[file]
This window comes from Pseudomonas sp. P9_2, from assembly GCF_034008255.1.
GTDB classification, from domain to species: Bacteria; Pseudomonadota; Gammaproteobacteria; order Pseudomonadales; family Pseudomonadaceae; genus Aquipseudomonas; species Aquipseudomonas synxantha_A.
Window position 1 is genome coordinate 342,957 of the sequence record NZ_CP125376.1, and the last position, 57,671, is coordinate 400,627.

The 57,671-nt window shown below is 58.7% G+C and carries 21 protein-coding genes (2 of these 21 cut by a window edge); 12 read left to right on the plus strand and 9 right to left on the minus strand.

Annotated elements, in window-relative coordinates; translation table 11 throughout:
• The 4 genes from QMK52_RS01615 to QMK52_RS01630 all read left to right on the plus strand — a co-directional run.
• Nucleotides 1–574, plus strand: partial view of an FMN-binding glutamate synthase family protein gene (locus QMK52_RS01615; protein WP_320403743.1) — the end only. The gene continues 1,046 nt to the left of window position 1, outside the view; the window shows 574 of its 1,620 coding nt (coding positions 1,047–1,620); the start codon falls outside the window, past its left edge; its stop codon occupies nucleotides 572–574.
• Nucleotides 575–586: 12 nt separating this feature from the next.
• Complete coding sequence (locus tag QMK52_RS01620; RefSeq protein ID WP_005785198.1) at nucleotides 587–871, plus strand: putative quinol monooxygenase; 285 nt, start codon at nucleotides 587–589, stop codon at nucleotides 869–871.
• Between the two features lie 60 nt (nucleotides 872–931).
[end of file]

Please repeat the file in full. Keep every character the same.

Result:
This window comes from Pseudomonas sp. P9_2, from assembly GCF_034008255.1.
GTDB classification, from domain to species: Bacteria; Pseudomonadota; Gammaproteobacteria; order Pseudomonadales; family Pseudomonadaceae; genus Aquipseudomonas; species Aquipseudomonas synxantha_A.
Window position 1 is genome coordinate 342,957 of the sequence record NZ_CP125376.1, and the last position, 57,671, is coordinate 400,627.

The 57,671-nt window shown below is 58.7% G+C and carries 21 protein-coding genes (2 of these 21 cut by a window edge); 12 read left to right on the plus strand and 9 right to left on the minus strand.

Annotated elements, in window-relative coordinates; translation table 11 throughout:
• The 4 genes from QMK52_RS01615 to QMK52_RS01630 all read left to right on the plus strand — a co-directional run.
• Nucleotides 1–574, plus strand: partial view of an FMN-binding glutamate synthase family protein gene (locus QMK52_RS01615; protein WP_320403743.1) — the end only. The gene continues 1,046 nt to the left of window position 1, outside the view; the window shows 574 of its 1,620 coding nt (coding positions 1,047–1,620); the start codon falls outside the window, past its left edge; its stop codon occupies nucleotides 572–574.
• Nucleotides 575–586: 12 nt separating this feature from the next.
• Complete coding sequence (locus tag QMK52_RS01620; RefSeq protein ID WP_005785198.1) at nucleotides 587–871, plus strand: putative quinol monooxygenase; 285 nt, start codon at nucleotides 587–589, stop codon at nucleotides 869–871.
• Between the two features lie 60 nt (nucleotides 872–931).